Man of Steel

Distributed By: Warner Bros.

Reviewed by Justine Manzano

            I donít get out to the movies much anymore.  I have a toddler at home and babysitting is sparse.  But every now and then, I get a chance.  Iíll admit, when I landed a babysitter, I was dead set on seeing a movie no matter what it was.  I hadnít been to a movie theater in long enough Iíd forgotten how much movies cost.  So I looked through the listings, and despite my love/hate relationship with the character of Superman, Man of Steel was the only movie playing that interested me at all.  I donít like Superman.  He always seems to be too good.  There never seems to be any moral ambiguity.  Heís a staunch supporter of what is right and good, and he never seems to have any conflicting emotions on the subject which, to me, makes him an unrealistic character.  Nobody is that good.  So I went into the movie sort of assuming I wouldnít love its main character.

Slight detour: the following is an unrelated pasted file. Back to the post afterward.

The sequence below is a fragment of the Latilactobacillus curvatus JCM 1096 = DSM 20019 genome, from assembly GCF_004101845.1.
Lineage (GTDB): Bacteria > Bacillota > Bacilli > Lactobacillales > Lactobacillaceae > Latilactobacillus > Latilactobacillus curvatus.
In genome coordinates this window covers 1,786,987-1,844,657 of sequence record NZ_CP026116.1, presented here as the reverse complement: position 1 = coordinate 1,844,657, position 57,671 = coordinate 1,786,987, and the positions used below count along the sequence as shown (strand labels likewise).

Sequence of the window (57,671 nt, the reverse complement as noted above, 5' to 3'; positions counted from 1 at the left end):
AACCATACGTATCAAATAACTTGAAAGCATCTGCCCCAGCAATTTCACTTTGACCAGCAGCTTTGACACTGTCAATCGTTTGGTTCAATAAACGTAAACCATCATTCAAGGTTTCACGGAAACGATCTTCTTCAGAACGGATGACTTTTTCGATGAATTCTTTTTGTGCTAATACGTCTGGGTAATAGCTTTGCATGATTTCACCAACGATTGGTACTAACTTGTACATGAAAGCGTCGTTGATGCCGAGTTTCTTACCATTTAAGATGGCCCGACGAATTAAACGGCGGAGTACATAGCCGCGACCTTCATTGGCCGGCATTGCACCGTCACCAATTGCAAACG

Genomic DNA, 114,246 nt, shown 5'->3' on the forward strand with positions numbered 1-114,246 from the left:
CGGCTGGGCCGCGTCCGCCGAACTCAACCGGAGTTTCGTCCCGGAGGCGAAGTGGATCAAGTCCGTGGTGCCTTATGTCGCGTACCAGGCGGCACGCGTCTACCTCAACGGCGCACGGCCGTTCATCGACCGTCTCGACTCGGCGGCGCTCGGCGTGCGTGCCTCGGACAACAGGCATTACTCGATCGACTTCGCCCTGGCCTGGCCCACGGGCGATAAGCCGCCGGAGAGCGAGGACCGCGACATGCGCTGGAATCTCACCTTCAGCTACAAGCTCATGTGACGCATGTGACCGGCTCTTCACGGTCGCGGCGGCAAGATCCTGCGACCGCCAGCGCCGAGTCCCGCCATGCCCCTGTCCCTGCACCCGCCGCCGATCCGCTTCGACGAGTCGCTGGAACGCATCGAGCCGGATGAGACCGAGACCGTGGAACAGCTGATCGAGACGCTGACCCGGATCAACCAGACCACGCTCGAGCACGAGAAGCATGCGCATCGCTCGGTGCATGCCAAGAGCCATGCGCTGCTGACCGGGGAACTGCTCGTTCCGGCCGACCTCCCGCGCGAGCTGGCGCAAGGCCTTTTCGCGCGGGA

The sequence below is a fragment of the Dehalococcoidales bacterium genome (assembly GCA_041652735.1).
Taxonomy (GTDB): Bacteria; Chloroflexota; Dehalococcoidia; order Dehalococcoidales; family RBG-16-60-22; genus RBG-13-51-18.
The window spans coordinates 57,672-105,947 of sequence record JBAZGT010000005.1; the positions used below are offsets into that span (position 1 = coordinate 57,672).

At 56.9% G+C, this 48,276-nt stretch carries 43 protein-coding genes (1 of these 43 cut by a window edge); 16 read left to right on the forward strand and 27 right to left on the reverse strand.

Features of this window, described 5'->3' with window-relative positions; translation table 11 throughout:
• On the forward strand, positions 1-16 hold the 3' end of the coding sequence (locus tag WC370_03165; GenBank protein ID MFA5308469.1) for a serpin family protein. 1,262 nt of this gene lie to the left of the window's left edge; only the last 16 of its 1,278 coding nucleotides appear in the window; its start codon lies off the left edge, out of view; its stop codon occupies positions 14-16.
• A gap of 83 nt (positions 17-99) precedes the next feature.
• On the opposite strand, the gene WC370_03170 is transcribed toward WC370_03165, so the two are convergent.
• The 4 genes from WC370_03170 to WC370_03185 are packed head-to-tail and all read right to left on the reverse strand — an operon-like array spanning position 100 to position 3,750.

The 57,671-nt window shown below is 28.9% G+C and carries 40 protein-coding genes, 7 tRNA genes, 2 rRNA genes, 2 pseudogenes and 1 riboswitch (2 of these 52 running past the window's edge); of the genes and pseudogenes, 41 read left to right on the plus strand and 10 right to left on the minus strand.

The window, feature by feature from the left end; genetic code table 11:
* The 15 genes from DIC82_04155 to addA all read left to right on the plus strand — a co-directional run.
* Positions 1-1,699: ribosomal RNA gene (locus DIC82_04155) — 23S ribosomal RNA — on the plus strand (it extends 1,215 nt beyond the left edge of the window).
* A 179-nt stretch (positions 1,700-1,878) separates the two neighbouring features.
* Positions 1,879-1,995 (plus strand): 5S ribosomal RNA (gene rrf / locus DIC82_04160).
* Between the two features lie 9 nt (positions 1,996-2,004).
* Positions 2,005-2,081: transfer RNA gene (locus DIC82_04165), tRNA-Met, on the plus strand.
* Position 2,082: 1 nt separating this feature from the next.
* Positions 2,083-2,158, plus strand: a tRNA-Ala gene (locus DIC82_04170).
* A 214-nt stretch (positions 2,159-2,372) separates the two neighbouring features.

I donít need to tell you who Superman is.  Unless youíve been living under a rock all of your life, you know that.  This particular movie does take some liberties with the tale, some interesting and some foolish.  The tale starts in Krypton Jor-El (Russell Crowe, Gladiator, A Beautiful Mind) and his wife Lara (Ayelet Zurer), have managed to deliver the first natural child of Krypton in a very long time.  Up until that point, children were artificially generated to live certain lives, perform certain duties.  Believing that he has created the future of the people of Krypton, and knowing that the planet is on its way out, Jor-El steals the genetic material that artificially generates Kryptonian children, packs it up in a spaceship with his son, and sends it off to Earth, a planet he believes can serve as the future of the Kryptonian race.  This upsets General Zod (Michael Shannon, Boardwalk Empire), who has just started a rebellion against the rulers of Krypton and who believed that he could protect the future of Krypton if he had said genetic material.  He kills Jor-El, only to be sent, along with his lieutenants, to The Phantom Zone, otherwise known as a dimensional prison.